fbpx

Urban mining – Smartphone Gold

An interesting development in the world of mining, and recycling, is the recovery of precious metals, and rare earth metals from laptops, tablets, and smartphones.

E-waste is estimated to reach 60 million tons by 2017. This includes smartphones, laptops, tablets, televisions, monitors, fridges and microwaves1.

Max Plenke, in the article, “14 Shocking Photos Show What Your Smartphone Is Really Doing to the World”, posted on www.mic.com, detailed the practice of metals recycling from smartphones. Although the mining of e-waste is well known, it lacks regulatory framework globally.

It is estimated that over 2 billion people will have smartphones by the year 20171, and with the rapid pace of technological advance, most of these, will shortly end up as waste.

So what exactly happens to this waste ?

John Koetsier, wrote an infographic piece entitled “Mining your iPhone: Recycling iPhones yields gold, silver, platinum, and more”  in www.venturebeat.com, in which he detailed to how, ton for ton, the yield from mining, iPhones outs strips Run-of-Mine ore by between 3-300 % (with the exception of platinum)2.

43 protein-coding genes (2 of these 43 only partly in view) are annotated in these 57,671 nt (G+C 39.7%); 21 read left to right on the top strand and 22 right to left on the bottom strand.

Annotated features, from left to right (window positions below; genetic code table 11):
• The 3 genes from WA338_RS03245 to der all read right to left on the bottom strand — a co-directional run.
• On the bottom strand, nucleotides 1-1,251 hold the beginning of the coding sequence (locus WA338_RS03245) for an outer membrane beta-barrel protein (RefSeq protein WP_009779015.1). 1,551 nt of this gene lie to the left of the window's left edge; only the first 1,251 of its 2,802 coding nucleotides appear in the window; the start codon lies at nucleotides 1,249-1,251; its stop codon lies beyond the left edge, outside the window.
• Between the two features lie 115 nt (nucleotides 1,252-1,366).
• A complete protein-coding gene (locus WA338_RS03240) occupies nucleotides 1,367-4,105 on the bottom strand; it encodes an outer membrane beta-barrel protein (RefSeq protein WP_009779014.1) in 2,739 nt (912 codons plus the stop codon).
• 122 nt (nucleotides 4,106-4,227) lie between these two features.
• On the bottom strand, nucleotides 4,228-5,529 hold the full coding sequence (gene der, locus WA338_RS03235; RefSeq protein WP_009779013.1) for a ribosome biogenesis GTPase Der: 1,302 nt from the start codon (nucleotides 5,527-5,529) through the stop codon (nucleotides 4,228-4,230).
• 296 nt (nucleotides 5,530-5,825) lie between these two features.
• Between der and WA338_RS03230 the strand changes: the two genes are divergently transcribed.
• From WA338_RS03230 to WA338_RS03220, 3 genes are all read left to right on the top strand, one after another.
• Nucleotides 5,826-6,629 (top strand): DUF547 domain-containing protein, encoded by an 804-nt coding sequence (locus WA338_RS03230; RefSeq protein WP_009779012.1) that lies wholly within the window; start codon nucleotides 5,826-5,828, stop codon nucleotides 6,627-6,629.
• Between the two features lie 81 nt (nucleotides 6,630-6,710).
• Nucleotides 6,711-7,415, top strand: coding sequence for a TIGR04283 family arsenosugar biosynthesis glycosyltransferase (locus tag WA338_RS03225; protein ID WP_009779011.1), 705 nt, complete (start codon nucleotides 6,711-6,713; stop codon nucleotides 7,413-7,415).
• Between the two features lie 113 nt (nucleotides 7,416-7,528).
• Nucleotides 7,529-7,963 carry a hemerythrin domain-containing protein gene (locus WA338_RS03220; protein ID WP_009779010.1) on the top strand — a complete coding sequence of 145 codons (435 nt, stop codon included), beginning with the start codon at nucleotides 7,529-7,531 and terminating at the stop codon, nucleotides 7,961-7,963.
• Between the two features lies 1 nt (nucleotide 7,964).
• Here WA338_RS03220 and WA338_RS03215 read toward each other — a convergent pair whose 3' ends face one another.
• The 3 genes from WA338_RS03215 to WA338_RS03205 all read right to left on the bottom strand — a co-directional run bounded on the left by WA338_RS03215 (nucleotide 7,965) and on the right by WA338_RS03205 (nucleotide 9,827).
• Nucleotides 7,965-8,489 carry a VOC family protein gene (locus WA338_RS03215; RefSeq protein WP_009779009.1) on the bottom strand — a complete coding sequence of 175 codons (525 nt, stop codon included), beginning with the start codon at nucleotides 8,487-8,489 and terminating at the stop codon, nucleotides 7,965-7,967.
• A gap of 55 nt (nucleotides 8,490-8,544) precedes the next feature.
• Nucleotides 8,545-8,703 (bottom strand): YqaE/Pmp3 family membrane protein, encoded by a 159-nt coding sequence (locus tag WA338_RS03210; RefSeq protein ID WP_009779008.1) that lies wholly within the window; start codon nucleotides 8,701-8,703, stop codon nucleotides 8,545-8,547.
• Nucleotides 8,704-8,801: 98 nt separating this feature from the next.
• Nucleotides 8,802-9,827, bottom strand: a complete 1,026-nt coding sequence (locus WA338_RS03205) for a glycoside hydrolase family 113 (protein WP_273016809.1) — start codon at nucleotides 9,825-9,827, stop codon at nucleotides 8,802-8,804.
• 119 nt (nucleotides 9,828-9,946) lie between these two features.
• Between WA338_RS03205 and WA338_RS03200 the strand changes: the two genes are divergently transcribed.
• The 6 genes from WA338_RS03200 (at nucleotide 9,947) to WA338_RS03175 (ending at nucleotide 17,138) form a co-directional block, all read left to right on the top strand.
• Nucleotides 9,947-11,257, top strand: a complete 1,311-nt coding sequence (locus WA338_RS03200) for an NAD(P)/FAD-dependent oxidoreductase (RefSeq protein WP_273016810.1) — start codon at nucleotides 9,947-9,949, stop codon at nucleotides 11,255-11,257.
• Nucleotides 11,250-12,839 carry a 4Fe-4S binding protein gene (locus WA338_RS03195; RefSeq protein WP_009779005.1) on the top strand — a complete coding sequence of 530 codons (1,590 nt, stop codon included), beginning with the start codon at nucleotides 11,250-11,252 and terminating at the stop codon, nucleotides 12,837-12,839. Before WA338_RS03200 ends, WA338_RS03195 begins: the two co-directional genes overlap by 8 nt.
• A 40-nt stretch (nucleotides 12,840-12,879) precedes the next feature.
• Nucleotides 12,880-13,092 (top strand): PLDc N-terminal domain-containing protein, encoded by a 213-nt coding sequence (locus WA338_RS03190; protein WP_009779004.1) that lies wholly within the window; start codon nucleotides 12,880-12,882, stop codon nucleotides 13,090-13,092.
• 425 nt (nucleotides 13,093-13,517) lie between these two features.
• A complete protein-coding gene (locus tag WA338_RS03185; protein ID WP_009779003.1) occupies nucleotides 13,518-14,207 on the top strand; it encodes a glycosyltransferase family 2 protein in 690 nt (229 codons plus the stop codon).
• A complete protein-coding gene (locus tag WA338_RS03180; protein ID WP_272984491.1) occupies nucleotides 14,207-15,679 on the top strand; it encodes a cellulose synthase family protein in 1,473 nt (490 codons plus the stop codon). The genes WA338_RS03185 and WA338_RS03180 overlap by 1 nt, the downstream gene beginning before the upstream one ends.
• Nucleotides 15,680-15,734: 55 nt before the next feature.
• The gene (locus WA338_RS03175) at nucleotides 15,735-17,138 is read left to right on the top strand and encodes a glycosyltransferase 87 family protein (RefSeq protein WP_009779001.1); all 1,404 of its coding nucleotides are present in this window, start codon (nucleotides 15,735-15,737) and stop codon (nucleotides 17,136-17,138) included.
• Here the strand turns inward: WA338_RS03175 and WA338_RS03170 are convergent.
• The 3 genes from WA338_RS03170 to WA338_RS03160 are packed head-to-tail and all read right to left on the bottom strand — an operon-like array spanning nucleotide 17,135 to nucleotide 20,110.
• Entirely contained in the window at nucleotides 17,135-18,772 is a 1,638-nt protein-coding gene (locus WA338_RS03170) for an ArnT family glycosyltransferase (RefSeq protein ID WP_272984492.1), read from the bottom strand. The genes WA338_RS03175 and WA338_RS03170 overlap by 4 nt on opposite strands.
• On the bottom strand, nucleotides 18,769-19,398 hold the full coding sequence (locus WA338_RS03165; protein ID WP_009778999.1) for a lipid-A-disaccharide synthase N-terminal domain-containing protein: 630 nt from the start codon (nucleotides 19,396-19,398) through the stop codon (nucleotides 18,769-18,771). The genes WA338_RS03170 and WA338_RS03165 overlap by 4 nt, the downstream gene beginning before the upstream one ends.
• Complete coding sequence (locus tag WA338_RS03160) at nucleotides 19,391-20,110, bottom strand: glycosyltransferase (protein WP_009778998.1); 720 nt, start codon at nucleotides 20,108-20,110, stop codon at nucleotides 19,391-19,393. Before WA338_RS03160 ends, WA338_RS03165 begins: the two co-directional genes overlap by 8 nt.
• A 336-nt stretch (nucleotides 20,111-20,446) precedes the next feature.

He quoted 911 Metallurgist, which performed an exhaustive assessment of them metallurgical contents of various iPhone makes. The found that the smartphone contains gold, platinum, aluminium, copper, silver, and a host of  rare earths metals such as Yttrium, Lanthanum, Neodymium, Gadolinium, and Europium2.

The identification of various rare earth metals and precious metals in cell phones can be classified using Thermo Scientific handheld XRF Niton.  The units’ GOLDD Technology delivers measurement times up to 10-times faster than conventional Si-PIN detectors and up to 3-times more precise than conventional smaller silicon drift detectors (SDD) – without helium purge or vacuum.

It is the preferred analytical tool for scrap metal recyclers that depend on fast, accurate elemental analysis, as it provides reliable, real-time data for sample identification and positive material identification for even difficult-to-analyse light elements, without helium purging or vacuum pumps.

Credits

  1. Max Plenke
  2. John Koetsier
  3. 911 Metallurgist
English English Français Français